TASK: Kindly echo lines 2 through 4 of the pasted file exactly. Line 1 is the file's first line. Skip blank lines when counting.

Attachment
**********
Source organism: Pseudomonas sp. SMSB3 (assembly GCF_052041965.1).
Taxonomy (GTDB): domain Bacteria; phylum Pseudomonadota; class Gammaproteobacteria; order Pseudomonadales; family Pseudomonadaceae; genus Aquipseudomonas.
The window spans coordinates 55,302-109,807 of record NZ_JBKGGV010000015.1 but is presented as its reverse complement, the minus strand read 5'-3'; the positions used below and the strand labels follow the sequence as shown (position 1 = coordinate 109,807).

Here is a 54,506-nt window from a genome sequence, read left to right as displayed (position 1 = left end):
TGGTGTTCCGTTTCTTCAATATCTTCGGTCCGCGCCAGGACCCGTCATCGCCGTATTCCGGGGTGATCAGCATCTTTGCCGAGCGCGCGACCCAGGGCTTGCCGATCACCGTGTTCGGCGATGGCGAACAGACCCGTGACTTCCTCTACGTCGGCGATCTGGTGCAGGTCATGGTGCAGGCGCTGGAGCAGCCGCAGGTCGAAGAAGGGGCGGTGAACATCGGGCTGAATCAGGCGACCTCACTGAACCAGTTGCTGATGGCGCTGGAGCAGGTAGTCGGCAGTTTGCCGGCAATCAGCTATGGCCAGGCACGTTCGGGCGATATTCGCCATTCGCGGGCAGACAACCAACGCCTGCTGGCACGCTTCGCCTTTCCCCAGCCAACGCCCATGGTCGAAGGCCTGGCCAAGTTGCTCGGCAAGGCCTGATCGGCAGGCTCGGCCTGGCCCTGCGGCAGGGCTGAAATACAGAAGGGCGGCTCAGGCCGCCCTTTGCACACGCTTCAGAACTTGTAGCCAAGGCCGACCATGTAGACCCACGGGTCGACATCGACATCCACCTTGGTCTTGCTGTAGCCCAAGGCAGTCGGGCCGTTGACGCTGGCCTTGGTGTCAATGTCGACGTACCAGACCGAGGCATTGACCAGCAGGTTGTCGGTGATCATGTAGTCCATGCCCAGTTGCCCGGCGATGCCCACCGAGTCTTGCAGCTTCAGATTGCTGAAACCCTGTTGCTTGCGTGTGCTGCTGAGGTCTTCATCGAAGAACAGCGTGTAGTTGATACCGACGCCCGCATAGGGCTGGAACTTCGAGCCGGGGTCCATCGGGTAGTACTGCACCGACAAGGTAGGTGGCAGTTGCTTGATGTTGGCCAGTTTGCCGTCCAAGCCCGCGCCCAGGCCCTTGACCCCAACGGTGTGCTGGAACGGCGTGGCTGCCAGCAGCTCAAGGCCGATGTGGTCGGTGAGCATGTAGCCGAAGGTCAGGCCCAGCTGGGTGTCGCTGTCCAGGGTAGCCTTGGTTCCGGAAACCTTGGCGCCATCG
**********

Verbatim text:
Taxonomy (GTDB): domain Bacteria; phylum Pseudomonadota; class Gammaproteobacteria; order Pseudomonadales; family Pseudomonadaceae; genus Aquipseudomonas.
The window spans coordinates 55,302-109,807 of record NZ_JBKGGV010000015.1 but is presented as its reverse complement, the minus strand read 5'-3'; the positions used below and the strand labels follow the sequence as shown (position 1 = coordinate 109,807).

Here is a 54,506-nt window from a genome sequence, read left to right as displayed (position 1 = left end):